What is the UN's Plastics Treaty?

6 minute read
21 June 2023

Following our recent piece on plastics and proposals for a nationwide Deposit Return Scheme we are taking a look at the United Nations (UN) plans for a historic Plastics Treaty.

In February 2022, the UN's Environment Assembly (the UNEP) adopted a resolution to develop an international legally binding instrument on plastic pollution, including in the marine environment which was supported by 175 countries. Moreover, in early June 2023, the second meeting of the Intergovernmental Negotiating Committee (the INC), took place in Paris, where countries discussed an options paper[1] that will be used as the basis for discussions at the meeting.

The UNEP, which is hosting the talks, released a blueprint for reducing plastic waste by 80% by 2040.[2] This report outlined three key areas of action: reuse, recycling and reorientation of plastic packaging to alternative materials.

The aim is to complete negotiations by the end of 2024 and create a global, legally binding plastics treaty. The options paper is the result of compiling previous discussions and written submissions from member states. It features possible obligations with options for both legally binding and voluntary measures that address the full life cycle of plastics.

By the session's close on Friday, countries agreed to prepare a "zero draft" text of what would become a legally binding plastics treaty and to work between negotiation sessions on key questions such as the scope and principles of the future treaty.

What potential objectives have been set for the Plastics Treaty?

The options paper proposes three possible "objectives":

  1. End plastic pollution; protect human health and the environment from its adverse effects throughout the life cycle of plastic.
  2. Protect human health and the environment from the adverse effects of plastic pollution throughout the life cycle.
  3. Reduce the production, use and discharge of plastics across their life cycle, including through the promotion of a circular plastics economy with a view to ending plastic pollution by X year and protecting human health and the environment from its adverse effects.

Alongside considering these three objectives, the options paper details 12 potential "core obligations, control measures and voluntary approaches", each option considered in further detail and can be summarised as follows:

  1. phasing out and/or reducing the supply of, demand for and use of primary plastic polymers
  2. banning, phasing out and/or reducing the use of problematic and avoidable plastic products
  3. banning, phasing out and/or reducing the production, consumption and use of chemicals and polymers of concern
  4. reducing microplastics
  5. strengthening waste management
  6. fostering design for circularity
  7. encouraging reduce, reuse and repair of plastic products and packaging
  8. promoting the use of safe, sustainable alternatives and substitutes
  9. eliminating the release and emission of plastics to water, soil and air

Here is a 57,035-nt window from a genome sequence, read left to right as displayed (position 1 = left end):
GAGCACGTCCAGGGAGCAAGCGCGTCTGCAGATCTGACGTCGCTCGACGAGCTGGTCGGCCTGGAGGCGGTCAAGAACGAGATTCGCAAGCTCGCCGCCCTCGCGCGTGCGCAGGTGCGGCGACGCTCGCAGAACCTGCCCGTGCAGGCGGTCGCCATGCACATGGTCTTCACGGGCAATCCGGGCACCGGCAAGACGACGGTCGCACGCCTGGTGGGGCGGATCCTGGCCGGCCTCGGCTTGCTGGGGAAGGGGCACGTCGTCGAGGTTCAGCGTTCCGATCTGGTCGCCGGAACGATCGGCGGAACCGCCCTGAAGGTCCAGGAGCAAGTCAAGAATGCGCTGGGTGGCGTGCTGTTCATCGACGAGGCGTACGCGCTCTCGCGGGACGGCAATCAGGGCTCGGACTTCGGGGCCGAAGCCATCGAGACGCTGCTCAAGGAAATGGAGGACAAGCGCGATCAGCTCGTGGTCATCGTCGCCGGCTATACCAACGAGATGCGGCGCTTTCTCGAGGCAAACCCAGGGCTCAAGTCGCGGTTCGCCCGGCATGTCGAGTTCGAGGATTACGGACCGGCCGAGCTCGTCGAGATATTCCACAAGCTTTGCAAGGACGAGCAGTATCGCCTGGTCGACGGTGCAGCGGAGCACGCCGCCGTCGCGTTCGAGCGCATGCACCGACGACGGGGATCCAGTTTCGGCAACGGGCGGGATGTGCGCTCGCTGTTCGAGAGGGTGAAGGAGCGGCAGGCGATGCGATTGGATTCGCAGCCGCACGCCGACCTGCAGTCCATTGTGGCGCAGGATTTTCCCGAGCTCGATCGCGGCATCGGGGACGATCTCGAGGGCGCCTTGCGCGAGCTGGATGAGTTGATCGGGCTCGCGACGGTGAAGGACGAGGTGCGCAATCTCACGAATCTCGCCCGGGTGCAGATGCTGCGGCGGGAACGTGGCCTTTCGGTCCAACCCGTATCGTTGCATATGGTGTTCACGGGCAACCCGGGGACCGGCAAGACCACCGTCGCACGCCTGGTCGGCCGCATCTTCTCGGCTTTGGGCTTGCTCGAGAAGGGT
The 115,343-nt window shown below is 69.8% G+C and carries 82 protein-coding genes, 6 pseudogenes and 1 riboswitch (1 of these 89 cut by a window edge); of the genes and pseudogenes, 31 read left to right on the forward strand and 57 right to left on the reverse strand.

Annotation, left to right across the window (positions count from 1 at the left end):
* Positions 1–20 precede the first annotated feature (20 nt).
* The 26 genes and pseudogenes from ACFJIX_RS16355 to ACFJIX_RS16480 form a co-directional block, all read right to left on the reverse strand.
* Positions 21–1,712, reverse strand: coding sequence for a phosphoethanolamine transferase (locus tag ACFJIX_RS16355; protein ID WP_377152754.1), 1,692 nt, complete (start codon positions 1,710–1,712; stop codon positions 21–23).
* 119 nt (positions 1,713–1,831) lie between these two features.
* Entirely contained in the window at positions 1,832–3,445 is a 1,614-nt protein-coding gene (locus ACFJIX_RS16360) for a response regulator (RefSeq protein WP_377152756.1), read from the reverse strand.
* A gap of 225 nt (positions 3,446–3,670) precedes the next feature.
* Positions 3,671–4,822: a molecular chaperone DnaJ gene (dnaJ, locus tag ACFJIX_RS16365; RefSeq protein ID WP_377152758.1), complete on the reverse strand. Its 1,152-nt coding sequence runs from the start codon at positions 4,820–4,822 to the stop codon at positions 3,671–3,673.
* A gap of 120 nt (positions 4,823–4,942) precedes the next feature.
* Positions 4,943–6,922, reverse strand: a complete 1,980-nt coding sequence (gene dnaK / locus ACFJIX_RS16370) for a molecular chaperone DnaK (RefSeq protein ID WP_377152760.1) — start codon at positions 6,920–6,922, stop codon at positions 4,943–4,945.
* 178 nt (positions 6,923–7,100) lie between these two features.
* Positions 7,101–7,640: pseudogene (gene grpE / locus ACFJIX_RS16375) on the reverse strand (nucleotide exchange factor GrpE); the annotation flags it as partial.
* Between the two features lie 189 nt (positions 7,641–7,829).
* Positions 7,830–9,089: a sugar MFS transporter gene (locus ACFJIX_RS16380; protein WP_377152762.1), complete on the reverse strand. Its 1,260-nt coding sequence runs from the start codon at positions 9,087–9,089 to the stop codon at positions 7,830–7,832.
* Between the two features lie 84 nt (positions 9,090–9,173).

10. addressing existing plastic pollution
  11. facilitating a just transition, including an inclusive transition of the informal waste sector
  12. protecting human health from the adverse effects of plastic pollution

In advance of last week's meetings, many countries have said a goal of the treaty should be "circularity" – or keeping already-produced plastic items in circulation as long as possible. A 55-nation coalition called for a strong treaty including restrictions on certain hazardous chemicals as well as bans on problematic plastics products that are hard to recycle and often end up in nature.

Some environmental groups criticised the options paper for focusing on waste management, which they saw as a concession to the global plastics and petrochemicals industry. Environmental advocates have also called for the treaty to extend to providing protections for the "informal waste sector" to provide workers with safer and more sustainable livelihoods. This includes providing protections, healthcare and better working conditions for the estimated 20 million waste pickers globally.

What's next?

The "zero draft" text will be prepared, which is intended to reflect options from the wide-ranging positions of different countries by the start of the next round of talks to be held in Nairobi, Kenya, in November 2023.

We will be keeping an eye on the UNEP's discussions in the coming months and will provide updates in due course.

If you would like to speak to us about any sustainability issues presented in this article, including your company's management of waste or plastics, please do not hesitate to get in touch with either ben.sasson@gowlingwlg.com or environment partner ben.stansfield@gowlingwlg.com.


[1] Intergovernmental negotiating committee to develop an international legally binding instrument on plastic pollution, including in the marine environment Second session

[2] UN roadmap outlines solutions to cut global plastic pollution

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